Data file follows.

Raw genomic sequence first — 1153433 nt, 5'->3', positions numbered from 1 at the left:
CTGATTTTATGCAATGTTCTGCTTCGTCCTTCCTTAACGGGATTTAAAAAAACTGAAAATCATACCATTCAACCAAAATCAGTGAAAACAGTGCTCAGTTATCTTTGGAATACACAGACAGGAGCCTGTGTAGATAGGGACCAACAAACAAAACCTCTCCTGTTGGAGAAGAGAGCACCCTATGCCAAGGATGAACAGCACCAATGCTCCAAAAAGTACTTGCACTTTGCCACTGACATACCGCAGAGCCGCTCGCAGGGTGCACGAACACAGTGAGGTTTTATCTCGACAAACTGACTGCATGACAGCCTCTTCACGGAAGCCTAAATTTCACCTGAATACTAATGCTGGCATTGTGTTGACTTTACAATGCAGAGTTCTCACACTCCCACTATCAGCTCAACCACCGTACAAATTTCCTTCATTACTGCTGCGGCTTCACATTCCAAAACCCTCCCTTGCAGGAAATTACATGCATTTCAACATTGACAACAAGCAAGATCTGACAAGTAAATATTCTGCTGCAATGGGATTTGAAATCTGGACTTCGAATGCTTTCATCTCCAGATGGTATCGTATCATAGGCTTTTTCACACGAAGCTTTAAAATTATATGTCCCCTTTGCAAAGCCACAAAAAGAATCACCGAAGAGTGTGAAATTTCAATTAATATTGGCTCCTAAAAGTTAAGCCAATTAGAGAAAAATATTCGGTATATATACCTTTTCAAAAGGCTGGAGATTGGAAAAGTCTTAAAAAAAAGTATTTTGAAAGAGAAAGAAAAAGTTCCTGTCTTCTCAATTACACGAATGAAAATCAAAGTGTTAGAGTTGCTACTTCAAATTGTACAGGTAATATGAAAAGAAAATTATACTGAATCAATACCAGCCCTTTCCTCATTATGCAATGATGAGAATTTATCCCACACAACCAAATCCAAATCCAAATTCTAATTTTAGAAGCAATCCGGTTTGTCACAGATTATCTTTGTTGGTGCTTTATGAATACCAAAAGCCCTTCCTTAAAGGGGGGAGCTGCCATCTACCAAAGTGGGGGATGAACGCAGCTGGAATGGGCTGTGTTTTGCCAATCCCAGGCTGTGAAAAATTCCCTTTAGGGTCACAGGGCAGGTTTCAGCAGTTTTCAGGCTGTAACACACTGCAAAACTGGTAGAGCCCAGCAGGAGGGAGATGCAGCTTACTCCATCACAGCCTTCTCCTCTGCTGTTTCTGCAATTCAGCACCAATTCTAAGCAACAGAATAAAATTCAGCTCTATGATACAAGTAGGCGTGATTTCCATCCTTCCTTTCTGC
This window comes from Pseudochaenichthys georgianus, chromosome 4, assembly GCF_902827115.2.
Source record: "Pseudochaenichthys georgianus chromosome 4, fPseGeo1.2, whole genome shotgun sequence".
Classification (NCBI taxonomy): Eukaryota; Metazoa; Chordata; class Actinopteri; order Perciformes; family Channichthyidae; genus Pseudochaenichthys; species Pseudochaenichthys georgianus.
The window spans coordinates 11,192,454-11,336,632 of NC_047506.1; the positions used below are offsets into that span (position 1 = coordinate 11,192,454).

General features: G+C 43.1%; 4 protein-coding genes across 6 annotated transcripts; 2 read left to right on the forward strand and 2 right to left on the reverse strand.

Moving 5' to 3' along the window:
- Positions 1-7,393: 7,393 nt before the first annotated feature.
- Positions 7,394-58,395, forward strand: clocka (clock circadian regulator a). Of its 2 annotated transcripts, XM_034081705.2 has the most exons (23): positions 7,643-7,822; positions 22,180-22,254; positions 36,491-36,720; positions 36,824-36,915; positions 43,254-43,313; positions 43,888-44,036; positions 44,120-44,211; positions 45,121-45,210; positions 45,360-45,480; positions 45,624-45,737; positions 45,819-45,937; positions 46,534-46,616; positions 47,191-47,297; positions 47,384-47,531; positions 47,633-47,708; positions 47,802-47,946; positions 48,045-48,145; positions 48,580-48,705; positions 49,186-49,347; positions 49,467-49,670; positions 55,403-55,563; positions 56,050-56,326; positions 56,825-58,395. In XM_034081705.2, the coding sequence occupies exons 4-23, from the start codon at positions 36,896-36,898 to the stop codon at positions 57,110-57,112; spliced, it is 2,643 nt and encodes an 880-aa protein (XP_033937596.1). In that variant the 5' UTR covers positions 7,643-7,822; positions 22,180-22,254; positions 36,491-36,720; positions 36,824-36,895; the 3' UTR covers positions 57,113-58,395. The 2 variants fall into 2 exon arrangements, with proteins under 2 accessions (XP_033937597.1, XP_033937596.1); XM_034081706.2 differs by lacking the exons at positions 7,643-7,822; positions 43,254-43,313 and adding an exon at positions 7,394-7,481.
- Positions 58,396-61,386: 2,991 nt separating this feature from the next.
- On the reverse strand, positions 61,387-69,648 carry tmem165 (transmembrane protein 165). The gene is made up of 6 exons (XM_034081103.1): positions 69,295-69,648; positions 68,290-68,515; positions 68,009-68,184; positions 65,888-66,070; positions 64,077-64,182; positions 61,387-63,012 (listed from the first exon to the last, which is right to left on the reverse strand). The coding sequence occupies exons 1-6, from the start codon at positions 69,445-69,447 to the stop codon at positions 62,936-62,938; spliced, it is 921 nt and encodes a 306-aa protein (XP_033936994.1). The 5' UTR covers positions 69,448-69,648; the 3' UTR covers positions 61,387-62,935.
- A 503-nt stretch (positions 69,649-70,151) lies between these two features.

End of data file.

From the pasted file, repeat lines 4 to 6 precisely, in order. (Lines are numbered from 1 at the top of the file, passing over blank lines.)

Source record: "Pseudochaenichthys georgianus chromosome 4, fPseGeo1.2, whole genome shotgun sequence".
Classification (NCBI taxonomy): Eukaryota; Metazoa; Chordata; class Actinopteri; order Perciformes; family Channichthyidae; genus Pseudochaenichthys; species Pseudochaenichthys georgianus.
The window spans coordinates 11,192,454-11,336,632 of NC_047506.1; the positions used below are offsets into that span (position 1 = coordinate 11,192,454).